The pace is painstakingly slow. As is New York in comparison with Sante Fe or London with Kilkenny.
They don’t do ‘hurry’ get your head around it before you set off or it will drive you mad. Try a practice run in an Tipperary village.
I have sometimes written or e mailed to an Indian hotel or club six or seven times to confirm a table or room booking. Mostly they don’t do confirmation, it just isn’t part of their protocol. I found the same phenomenon in Washington! Just keep the copy of the correspondence from your end.
The non stop flushing lavatory in our Agra hotel prompted four visits to the desk to no avail, I hadn’t projected enough sense of urgency; my Indian chum called for me later, I explained the problem.
He held the desk clerk upside down & shook him by the ankles (metaphorically) the lavatory was fixed in minutes, no offence was taken by the clerk, you see, he didn’t really think it was important because I asked him in the same way Sgt. Wilson (Dad’s Army) would have done.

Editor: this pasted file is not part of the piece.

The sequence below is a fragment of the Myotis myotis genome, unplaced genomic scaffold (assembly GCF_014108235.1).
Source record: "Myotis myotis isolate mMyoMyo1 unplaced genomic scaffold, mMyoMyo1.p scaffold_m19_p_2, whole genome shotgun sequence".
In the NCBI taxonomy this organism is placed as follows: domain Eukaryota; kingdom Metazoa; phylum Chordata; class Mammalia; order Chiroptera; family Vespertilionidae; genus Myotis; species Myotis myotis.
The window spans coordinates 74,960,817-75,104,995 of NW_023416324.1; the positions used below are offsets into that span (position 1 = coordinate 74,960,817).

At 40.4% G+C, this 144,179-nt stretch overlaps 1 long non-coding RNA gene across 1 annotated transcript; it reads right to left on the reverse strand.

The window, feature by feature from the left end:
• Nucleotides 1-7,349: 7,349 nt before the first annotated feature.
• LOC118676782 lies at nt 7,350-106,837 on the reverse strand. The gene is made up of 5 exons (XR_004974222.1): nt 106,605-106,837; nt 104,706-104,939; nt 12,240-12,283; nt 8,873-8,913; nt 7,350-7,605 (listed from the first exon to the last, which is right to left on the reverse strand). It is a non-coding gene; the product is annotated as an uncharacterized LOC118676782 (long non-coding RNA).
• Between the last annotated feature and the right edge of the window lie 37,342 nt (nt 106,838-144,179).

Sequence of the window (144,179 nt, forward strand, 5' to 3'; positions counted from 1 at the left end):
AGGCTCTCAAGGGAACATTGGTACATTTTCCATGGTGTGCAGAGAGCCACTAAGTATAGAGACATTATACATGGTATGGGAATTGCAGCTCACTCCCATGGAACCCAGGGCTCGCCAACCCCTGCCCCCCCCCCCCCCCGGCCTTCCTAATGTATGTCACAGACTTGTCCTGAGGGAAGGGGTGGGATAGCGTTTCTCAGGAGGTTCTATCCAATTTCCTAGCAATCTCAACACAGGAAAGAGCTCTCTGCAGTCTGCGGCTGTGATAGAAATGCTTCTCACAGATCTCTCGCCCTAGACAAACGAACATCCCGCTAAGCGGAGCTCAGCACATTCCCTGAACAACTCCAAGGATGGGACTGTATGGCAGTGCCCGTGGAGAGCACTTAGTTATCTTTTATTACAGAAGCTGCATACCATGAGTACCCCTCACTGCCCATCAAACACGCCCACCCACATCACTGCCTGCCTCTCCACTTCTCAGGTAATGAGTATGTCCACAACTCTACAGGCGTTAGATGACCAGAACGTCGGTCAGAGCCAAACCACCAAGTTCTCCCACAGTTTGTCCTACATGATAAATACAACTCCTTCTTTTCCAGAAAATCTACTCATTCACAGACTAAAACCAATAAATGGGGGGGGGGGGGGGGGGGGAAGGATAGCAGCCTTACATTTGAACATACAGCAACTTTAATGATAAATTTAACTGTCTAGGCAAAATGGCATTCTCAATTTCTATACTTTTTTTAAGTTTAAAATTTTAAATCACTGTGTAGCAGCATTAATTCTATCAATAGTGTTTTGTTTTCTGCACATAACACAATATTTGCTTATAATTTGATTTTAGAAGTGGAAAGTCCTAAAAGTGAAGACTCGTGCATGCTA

When you get to your Indian airport destination you will be met by a customs officer, he will take ages scanning your passport. You will wonder why. It is just his way of proving he exists in a nation of hundreds of millions. Not to you but to himself. Hierarchy is considered extremely important. He is marking his territory.
We were entertained in rural India by a small farmer & his family, a wonderful experience, we were then shown around the village which attracted a fair crowd of children, we called for tea with the local squire & mildly reprimanded for not making him our natural host.
Taking the spouse? India is not for everyone. It is a marmite experience. My wife & I simply adore the place. But if you go expecting it to be like Europe or America but hotter, it ain’t.
Bugs, snakes & Delhi belly. Take loads of whisky & Imodium. If you can afford it, fly business class.
The Goodnight Vienna Audio file